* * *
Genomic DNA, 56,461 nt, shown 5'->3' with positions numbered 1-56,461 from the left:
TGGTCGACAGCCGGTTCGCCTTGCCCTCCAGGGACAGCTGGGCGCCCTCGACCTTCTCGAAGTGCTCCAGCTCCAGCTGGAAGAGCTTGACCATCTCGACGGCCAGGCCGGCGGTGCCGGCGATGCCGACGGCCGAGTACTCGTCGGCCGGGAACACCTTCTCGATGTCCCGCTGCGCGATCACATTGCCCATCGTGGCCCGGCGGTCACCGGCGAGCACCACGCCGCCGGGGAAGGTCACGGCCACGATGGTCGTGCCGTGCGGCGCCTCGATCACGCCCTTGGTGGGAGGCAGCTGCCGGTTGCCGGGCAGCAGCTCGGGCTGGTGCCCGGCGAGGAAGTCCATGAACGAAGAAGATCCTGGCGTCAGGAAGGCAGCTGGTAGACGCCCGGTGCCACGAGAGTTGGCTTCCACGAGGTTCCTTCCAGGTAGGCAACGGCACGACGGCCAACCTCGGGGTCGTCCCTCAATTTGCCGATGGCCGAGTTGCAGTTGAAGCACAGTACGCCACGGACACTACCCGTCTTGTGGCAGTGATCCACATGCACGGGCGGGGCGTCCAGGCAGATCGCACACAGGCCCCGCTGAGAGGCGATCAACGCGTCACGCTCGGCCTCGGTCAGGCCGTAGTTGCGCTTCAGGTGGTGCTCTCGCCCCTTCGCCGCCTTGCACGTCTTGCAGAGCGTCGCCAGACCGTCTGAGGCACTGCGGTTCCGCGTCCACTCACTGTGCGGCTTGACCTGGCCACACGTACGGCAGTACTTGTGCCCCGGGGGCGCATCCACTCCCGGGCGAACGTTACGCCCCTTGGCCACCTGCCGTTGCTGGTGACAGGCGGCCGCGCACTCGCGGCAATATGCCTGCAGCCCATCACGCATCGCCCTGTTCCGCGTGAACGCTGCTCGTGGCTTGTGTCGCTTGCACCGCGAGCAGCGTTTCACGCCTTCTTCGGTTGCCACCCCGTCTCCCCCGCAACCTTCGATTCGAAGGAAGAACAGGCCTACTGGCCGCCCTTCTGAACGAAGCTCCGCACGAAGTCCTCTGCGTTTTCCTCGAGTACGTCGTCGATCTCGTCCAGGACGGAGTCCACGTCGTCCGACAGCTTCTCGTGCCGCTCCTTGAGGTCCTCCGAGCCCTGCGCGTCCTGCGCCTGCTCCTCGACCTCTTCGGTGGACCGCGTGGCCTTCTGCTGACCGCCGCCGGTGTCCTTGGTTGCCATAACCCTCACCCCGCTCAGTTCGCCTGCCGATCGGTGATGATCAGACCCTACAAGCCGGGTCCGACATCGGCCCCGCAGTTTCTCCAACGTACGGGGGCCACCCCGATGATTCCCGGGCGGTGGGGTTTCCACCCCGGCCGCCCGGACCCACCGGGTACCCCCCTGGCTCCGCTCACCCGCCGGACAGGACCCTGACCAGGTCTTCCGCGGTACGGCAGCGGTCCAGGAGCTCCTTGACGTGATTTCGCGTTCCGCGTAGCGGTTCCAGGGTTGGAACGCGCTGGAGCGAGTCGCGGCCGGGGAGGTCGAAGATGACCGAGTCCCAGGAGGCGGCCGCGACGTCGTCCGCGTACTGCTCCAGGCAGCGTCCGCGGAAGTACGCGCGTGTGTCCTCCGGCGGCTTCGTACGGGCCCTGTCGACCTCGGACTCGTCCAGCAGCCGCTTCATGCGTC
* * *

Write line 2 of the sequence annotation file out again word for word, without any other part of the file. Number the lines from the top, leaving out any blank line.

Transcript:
TGGTCGACAGCCGGTTCGCCTTGCCCTCCAGGGACAGCTGGGCGCCCTCGACCTTCTCGAAGTGCTCCAGCTCCAGCTGGAAGAGCTTGACCATCTCGACGGCCAGGCCGGCGGTGCCGGCGATGCCGACGGCCGAGTACTCGTCGGCCGGGAACACCTTCTCGATGTCCCGCTGCGCGATCACATTGCCCATCGTGGCCCGGCGGTCACCGGCGAGCACCACGCCGCCGGGGAAGGTCACGGCCACGATGGTCGTGCCGTGCGGCGCCTCGATCACGCCCTTGGTGGGAGGCAGCTGCCGGTTGCCGGGCAGCAGCTCGGGCTGGTGCCCGGCGAGGAAGTCCATGAACGAAGAAGATCCTGGCGTCAGGAAGGCAGCTGGTAGACGCCCGGTGCCACGAGAGTTGGCTTCCACGAGGTTCCTTCCAGGTAGGCAACGGCACGACGGCCAACCTCGGGGTCGTCCCTCAATTTGCCGATGGCCGAGTTGCAGTTGAAGCACAGTACGCCACGGACACTACCCGTCTTGTGGCAGTGATCCACATGCACGGGCGGGGCGTCCAGGCAGATCGCACACAGGCCCCGCTGAGAGGCGATCAACGCGTCACGCTCGGCCTCGGTCAGGCCGTAGTTGCGCTTCAGGTGGTGCTCTCGCCCCTTCGCCGCCTTGCACGTCTTGCAGAGCGTCGCCAGACCGTCTGAGGCACTGCGGTTCCGCGTCCACTCACTGTGCGGCTTGACCTGGCCACACGTACGGCAGTACTTGTGCCCCGGGGGCGCATCCACTCCCGGGCGAACGTTACGCCCCTTGGCCACCTGCCGTTGCTGGTGACAGGCGGCCGCGCACTCGCGGCAATATGCCTGCAGCCCATCACGCATCGCCCTGTTCCGCGTGAACGCTGCTCGTGGCTTGTGTCGCTTGCACCGCGAGCAGCGTTTCACGCCTTCTTCGGTTGCCACCCCGTCTCCCCCGCAACCTTCGATTCGAAGGAAGAACAGGCCTACTGGCCGCCCTTCTGAACGAAGCTCCGCACGAAGTCCTCTGCGTTTTCCTCGAGTACGTCGTCGATCTCGTCCAGGACGGAGTCCACGTCGTCCGACAGCTTCTCGTGCCGCTCCTTGAGGTCCTCCGAGCCCTGCGCGTCCTGCGCCTGCTCCTCGACCTCTTCGGTGGACCGCGTGGCCTTCTGCTGACCGCCGCCGGTGTCCTTGGTTGCCATAACCCTCACCCCGCTCAGTTCGCCTGCCGATCGGTGATGATCAGACCCTACAAGCCGGGTCCGACATCGGCCCCGCAGTTTCTCCAACGTACGGGGGCCACCCCGATGATTCCCGGGCGGTGGGGTTTCCACCCCGGCCGCCCGGACCCACCGGGTACCCCCCTGGCTCCGCTCACCCGCCGGACAGGACCCTGACCAGGTCTTCCGCGGTACGGCAGCGGTCCAGGAGCTCCTTGACGTGATTTCGCGTTCCGCGTAGCGGTTCCAGGGTTGGAACGCGCTGGAGCGAGTCGCGGCCGGGGAGGTCGAAGATGACCGAGTCCCAGGAGGCGGCCGCGACGTCGTCCGCGTACTGCTCCAGGCAGCGTCCGCGGAAGTACGCGCGTGTGTCCTCCGGCGGCTTCGTACGGGCCCTGTCGACCTCGGACTCGTCCAGCAGCCGCTTCATGCGTC